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The number and the types of electromagnetic (EM) emitters to which patients with active implantable cardiovascular devices are exposed in their day-to-day activities have proliferated over the past two decades. This trend is expected to continue. The interaction between these emitters and active implantable cardiovascular devices (pacemakers and implantable cardioverter defibrillators, or ICDs) is an ongoing concern of patients, industry and regulators, given the potential life-sustaining nature of these devices. The risks associated with such interactions include device inhibition or delivery of inappropriate therapy that, in the worst case, could result in serious injury or patient death.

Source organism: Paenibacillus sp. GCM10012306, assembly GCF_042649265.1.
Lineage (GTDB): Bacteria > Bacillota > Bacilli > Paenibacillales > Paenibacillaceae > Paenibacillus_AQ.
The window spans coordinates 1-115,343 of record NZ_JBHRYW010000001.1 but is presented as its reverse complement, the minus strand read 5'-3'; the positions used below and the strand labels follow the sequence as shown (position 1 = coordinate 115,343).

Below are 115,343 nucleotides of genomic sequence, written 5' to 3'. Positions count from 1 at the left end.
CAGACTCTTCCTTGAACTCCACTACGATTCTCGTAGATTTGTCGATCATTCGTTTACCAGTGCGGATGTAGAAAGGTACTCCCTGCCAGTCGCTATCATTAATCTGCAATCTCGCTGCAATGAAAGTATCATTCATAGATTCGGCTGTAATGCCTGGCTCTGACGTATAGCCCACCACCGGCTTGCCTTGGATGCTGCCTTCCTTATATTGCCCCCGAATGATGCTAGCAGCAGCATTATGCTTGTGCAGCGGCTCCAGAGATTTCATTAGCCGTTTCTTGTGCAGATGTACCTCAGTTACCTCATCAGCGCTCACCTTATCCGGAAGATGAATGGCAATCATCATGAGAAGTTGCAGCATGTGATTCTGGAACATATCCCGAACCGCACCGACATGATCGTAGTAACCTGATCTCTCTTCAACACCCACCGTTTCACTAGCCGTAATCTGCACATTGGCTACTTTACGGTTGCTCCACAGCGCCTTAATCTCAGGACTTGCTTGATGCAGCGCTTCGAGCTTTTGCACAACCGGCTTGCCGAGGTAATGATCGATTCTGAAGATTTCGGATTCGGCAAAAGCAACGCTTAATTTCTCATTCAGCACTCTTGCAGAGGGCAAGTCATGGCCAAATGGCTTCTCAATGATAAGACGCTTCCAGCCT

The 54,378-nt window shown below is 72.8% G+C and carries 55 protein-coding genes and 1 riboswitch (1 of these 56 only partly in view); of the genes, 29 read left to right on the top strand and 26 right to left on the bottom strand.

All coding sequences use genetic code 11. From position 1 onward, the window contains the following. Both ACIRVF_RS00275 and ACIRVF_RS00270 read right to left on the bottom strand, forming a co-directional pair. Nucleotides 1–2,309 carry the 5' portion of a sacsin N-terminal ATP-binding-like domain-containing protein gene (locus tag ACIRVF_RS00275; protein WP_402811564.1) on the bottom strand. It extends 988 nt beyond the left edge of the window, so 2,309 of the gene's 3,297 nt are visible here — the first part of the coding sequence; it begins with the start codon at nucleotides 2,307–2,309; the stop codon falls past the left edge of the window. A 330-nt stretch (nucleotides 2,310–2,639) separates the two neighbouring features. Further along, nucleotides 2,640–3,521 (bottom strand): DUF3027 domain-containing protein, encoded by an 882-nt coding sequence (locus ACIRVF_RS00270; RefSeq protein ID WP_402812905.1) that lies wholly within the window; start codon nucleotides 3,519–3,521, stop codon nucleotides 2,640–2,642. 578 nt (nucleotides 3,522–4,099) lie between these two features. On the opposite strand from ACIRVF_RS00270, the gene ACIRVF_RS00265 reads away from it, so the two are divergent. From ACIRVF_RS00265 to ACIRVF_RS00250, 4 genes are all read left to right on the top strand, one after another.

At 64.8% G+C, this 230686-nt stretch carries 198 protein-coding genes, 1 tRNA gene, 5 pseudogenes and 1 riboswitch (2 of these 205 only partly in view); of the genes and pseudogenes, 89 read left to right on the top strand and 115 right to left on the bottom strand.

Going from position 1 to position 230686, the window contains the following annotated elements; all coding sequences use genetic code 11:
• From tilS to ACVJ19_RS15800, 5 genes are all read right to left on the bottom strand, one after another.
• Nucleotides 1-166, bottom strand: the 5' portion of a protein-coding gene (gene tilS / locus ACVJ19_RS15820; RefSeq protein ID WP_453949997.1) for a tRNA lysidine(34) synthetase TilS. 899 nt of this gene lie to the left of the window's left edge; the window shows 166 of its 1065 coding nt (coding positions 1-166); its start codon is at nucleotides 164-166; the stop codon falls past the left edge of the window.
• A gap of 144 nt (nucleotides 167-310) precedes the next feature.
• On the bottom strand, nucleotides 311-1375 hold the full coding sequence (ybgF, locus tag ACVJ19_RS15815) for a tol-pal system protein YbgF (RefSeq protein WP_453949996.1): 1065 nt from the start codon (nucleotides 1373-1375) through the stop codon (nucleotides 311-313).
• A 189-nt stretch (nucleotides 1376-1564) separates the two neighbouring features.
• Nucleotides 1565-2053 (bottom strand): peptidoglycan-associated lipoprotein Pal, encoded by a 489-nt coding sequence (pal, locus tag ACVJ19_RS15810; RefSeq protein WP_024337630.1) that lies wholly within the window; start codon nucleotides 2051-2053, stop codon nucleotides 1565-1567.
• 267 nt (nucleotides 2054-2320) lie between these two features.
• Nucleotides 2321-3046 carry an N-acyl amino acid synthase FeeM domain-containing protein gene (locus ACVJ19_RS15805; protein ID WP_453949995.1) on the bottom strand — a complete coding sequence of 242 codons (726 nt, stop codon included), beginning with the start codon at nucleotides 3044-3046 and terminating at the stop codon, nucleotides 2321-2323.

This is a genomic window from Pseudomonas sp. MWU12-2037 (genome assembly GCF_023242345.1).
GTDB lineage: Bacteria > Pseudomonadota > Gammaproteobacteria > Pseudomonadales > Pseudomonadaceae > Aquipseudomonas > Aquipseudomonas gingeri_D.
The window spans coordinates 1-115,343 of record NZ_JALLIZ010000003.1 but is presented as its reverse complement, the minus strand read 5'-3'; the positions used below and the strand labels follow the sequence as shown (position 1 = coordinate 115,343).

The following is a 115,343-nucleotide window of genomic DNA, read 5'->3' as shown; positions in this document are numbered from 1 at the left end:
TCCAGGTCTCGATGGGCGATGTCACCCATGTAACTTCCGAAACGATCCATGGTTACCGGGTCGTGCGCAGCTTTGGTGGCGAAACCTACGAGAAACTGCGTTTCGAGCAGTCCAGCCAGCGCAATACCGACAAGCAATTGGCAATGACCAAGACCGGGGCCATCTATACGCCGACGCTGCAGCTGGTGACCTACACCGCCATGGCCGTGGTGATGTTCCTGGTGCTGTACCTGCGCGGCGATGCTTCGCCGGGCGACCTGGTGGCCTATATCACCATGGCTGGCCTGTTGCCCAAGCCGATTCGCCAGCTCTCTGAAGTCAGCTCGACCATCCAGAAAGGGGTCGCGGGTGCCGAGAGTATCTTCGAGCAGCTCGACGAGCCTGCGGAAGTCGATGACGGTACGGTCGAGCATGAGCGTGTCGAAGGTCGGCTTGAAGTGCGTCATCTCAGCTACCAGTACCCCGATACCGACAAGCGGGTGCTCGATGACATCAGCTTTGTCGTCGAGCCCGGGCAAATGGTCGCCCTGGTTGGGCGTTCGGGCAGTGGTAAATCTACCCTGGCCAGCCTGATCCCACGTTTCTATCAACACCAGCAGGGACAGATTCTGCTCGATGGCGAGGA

In recent years, other active implantable cardiovascular devices have emerged, most notably devices that perform the function of improving cardiac output by optimizing ventricular synchrony, in addition to performing pacemaker or ICD function.
Although these devices can deliver an additional therapy with respect to pacemakers and ICD devices, most of their requirements concerning EM compatibility are similar so that, in most cases, the concepts that apply to pacemakers also apply to CRT-P devices, and the appropriate way to test a CRT-P device is similar to the way pacemakers are tested. Similarly, the concepts that apply to ICD devices mostly apply to CRT-D devices as well, so the appropriate way to test a CRT-D device is similar to the way ICD devices are tested.